Overdrawn at the Memory Bank
|Overdrawn at the Memory Bank|
VHS cover for Overdrawn at the Memory Bank
|Directed by||Douglas Williams|
|Produced by||Robert Lantos
Stephen J. Roth
|Written by||John Varley (short story)
Corinne Jacker (teleplay)
Donald C. Moore
|Music by||John Tucker|
|Edited by||Rit Wallis|
|Distributed by||New World Video (VHS and Laserdisc)|
Overdrawn at the Memory Bank is a 1983 made-for-television movie, starring Raúl Juliá and Linda Griffiths. It was produced by Canada's RSL Productions in Toronto. Financing was provided by WNET and New Jersey Public Television (NJPTV), which had hoped to create an entire science fiction series adapting famous works; but, because of lack of funding, this was the last of three productions after The Lathe of Heaven and Between Time and Timbuktu.
The script was based on a 1976 John Varley short story. The production was not a critical success and was satirized by Mystery Science Theater 3000 (MST3K) in 1997, complete with a spoof of a public television pledge drive.
In a future dystopia, Aram Fingal (Raúl Juliá) is a lowly programmer working for Novicorp. Arts are prohibited, and he is caught watching the classic film Casablanca ("scrolling up cinemas") on his workstation. To rehabilitate him, the company transfers his mind ("doppels" him) into a wild baboon (a process which has become routine, with people buying "doppeling vacations"). For a few minutes, Juliá narrates over footage of wild animals (actually taken from the documentary Animals Are Beautiful People). Eventually, Fingal begins to enjoy his baboon existence until he finds his peaceful perch in a tree threatened by an elephant shaking it for fruit. He then activates an escape clause that is supposed to return his mind to his original body. Unknown to Fingal, however, his body has been accidentally tagged for transfer to separate wing for a sex change; and, with the computer unable to return him to his body, Fingal's mind must be kept active by storing it in Novicorp's central computer – the HX368, which controls everything from finances to the weather – until his body is located. His mind can only be maintained in such a way for a limited time before it is destroyed, forming one of the central plot points of the film.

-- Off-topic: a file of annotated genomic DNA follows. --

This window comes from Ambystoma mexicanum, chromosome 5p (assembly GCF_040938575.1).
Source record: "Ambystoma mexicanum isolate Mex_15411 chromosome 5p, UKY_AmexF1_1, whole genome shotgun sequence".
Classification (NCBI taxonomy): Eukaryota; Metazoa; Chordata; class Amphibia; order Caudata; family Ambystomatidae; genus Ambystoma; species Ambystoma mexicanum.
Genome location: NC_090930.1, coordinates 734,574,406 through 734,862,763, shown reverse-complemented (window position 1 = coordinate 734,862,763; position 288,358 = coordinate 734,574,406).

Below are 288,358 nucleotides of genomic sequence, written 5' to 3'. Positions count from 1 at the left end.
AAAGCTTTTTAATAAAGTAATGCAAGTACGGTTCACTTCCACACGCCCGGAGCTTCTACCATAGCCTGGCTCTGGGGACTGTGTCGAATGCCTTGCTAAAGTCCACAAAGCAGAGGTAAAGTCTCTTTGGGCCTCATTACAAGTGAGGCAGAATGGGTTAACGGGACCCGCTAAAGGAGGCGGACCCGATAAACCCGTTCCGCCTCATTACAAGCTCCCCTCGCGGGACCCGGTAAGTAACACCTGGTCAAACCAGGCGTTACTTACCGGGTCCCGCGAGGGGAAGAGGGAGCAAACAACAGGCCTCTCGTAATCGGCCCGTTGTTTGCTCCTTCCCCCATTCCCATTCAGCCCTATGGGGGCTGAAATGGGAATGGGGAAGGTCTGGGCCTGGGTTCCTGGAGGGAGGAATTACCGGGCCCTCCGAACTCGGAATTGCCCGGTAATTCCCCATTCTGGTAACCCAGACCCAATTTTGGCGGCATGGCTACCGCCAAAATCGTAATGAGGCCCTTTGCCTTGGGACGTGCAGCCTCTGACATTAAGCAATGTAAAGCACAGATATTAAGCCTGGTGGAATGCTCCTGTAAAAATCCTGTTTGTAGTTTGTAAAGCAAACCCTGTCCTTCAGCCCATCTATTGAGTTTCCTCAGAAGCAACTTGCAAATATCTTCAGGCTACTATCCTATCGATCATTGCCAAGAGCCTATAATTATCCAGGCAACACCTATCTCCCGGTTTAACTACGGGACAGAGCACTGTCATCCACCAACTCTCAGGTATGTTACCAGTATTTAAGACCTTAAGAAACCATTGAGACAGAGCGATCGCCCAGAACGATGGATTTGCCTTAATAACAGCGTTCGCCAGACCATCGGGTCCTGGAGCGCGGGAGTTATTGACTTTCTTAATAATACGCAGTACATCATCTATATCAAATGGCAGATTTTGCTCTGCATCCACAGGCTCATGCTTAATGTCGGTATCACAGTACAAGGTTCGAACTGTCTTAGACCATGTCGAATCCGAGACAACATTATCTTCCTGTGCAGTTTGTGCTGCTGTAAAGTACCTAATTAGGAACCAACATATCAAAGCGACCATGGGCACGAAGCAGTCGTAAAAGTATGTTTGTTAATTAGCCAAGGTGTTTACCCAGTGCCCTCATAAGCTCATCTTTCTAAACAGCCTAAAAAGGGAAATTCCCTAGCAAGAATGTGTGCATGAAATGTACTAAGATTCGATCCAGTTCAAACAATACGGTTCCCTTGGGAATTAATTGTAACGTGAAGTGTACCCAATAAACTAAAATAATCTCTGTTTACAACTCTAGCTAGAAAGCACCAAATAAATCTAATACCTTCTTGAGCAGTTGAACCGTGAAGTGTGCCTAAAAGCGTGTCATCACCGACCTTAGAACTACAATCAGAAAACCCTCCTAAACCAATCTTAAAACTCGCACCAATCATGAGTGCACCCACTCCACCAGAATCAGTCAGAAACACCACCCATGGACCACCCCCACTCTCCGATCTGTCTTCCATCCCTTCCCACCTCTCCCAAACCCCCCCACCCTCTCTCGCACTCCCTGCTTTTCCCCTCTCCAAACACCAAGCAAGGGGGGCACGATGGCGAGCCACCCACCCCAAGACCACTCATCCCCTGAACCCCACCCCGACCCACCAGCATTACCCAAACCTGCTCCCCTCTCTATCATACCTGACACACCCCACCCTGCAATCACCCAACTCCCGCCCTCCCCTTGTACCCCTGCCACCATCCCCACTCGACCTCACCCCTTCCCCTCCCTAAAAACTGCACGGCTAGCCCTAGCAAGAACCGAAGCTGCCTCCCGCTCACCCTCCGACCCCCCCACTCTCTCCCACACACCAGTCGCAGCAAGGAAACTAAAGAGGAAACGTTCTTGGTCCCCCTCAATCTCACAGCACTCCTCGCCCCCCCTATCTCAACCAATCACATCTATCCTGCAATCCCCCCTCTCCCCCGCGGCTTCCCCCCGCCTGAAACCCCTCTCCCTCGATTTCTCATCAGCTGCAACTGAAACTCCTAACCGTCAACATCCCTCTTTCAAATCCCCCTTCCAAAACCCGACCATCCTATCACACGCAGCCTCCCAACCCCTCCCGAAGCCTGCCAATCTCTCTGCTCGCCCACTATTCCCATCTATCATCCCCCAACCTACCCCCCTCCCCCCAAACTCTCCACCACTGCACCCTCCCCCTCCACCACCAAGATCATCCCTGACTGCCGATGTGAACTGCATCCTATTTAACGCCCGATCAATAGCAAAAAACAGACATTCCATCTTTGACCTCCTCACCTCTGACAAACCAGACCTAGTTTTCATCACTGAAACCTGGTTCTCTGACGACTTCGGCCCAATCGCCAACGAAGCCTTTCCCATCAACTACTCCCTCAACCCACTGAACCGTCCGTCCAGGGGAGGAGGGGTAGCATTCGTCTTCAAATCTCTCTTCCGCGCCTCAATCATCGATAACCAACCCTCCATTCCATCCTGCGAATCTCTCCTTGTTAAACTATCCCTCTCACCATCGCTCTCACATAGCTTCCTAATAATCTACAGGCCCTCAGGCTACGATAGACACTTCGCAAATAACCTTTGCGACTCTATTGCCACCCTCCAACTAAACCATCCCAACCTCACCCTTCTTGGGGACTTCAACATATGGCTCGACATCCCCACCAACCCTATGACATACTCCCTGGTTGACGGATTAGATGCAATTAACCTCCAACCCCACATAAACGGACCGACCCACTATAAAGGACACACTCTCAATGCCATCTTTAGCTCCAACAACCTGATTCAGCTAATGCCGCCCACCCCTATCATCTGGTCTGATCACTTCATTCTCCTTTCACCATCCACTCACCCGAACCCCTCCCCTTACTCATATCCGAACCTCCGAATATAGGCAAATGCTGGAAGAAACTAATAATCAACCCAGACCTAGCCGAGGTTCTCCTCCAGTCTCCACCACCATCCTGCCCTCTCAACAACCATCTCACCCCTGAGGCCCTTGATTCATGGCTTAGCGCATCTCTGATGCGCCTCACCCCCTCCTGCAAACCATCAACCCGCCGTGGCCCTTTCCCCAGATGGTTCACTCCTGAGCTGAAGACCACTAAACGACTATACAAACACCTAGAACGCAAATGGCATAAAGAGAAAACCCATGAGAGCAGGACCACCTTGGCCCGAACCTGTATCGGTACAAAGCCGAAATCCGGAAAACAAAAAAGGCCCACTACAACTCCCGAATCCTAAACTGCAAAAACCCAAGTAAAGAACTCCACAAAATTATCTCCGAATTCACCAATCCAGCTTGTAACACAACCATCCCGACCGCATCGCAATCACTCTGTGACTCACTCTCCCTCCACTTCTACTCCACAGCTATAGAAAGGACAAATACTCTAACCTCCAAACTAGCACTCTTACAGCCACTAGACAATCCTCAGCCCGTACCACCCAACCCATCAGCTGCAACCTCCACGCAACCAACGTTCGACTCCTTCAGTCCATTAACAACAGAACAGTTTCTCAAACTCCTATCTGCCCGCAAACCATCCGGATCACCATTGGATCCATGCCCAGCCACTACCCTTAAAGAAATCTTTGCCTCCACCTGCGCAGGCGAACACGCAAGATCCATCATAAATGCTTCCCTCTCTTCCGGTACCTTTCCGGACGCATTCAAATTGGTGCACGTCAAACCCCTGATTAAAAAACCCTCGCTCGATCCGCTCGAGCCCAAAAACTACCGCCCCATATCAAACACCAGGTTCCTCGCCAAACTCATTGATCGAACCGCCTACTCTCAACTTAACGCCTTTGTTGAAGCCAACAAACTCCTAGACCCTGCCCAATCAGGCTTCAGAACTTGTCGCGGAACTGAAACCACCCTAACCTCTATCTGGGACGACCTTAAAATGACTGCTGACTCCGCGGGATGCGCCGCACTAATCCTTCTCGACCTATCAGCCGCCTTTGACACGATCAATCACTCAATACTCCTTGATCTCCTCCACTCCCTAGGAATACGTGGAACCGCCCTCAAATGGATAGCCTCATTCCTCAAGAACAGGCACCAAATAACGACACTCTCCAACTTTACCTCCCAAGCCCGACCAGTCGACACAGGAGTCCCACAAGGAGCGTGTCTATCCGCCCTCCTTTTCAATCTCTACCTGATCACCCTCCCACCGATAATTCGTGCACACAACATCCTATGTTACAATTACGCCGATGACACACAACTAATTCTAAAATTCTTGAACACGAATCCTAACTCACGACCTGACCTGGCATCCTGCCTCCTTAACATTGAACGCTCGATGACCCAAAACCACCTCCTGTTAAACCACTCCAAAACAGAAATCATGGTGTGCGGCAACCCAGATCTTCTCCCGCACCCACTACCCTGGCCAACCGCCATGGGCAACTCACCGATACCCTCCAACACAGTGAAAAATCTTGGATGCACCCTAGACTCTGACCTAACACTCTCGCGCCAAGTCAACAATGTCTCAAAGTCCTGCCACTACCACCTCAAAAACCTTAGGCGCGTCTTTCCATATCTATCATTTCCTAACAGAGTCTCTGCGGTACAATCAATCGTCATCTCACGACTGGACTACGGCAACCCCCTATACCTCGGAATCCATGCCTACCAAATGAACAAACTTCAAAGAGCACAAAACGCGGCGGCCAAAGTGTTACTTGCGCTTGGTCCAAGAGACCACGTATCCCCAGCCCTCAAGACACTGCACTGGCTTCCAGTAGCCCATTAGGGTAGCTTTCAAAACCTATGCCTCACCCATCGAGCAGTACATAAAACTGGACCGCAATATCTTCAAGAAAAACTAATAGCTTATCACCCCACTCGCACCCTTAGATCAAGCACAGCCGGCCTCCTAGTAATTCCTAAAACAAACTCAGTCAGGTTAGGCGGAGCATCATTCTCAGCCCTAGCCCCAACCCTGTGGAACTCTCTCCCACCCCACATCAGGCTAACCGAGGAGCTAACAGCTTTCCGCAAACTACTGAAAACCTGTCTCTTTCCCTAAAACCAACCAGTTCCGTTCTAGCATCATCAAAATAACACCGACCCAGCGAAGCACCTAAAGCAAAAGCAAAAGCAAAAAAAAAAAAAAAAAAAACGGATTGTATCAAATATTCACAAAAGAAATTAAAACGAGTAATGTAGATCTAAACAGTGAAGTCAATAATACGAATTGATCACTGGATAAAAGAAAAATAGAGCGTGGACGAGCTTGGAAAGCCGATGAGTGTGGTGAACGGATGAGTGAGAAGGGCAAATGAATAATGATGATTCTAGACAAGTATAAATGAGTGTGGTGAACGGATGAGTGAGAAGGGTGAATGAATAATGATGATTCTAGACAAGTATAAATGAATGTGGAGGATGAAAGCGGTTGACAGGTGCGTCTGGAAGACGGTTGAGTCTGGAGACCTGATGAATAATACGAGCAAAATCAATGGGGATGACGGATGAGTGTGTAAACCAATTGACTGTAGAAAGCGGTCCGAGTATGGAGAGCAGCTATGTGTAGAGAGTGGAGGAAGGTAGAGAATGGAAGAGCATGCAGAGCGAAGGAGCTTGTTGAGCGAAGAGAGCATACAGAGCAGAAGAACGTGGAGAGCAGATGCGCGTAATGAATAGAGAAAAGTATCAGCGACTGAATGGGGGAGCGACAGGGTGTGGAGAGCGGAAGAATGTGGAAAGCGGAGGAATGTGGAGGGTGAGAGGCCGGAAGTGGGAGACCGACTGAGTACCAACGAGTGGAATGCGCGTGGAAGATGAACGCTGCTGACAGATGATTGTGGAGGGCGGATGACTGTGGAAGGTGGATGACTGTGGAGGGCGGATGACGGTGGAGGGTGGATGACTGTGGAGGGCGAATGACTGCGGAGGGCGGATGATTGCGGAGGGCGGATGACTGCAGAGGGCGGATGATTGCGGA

Fingal's disappearance is reported to a rival corporation. The news is broadcast worldwide, causing Novicorp's share price to crash. Majority shareholders force Novicorp's Chairman (the film's main antagonist) to divert resources to keep Fingal alive and find his body. Apollonia (Linda Griffiths), a computer controller, is assigned to locate Fingal and keep him from hacking into Novicorp's mainframe. With Apollonia's help, Fingal creates a virtual world where he encounters characters from Casablanca, including a version of Humphrey Bogart's character, Rick (played also by Raul Juliá). Over time he grows bored (while only minutes pass in the real world, days pass in the virtual one) and plots to bring down Novicorp's finances without being removed and, thus, killed. Apollonia tries to keep Fingal out of trouble, placing her in opposition with Novicorp's leaders, especially when she finds herself falling in love with Fingal and develops a conflict of interest. With Apollonia's considerable help, Fingal eventually "interfaces" with the mainframe and defeats his antagonists. He also returns to his body, which has been discovered before undergoing the aforementioned sex change operation. Finally corporeal and reunited with his accomplice, Fingal and Apollonia experience a traditional happy ending, with Fingal having taken complete control of the HX368. After ordering bonuses and stocks for every employee, committing Novicorp's Chairman to a month of "compulsory rehab" via doppeling and changing both his and Apollonia's identity to Rick and Ingrid (respectively), the characters from Casablanca, Fingal, who by now has absolute and total access to and control of the system, vows to fight against the dystopian government. The film ends with the new couple walking out the door and, now free from Novicorp's oppression, talk about opening a club on the other side of town: Rick's Place.
- Science-Fiction on PBS: "The Lathe of Heaven"
- Science-Fiction on PBS: "Overdrawn at the Memory Bank"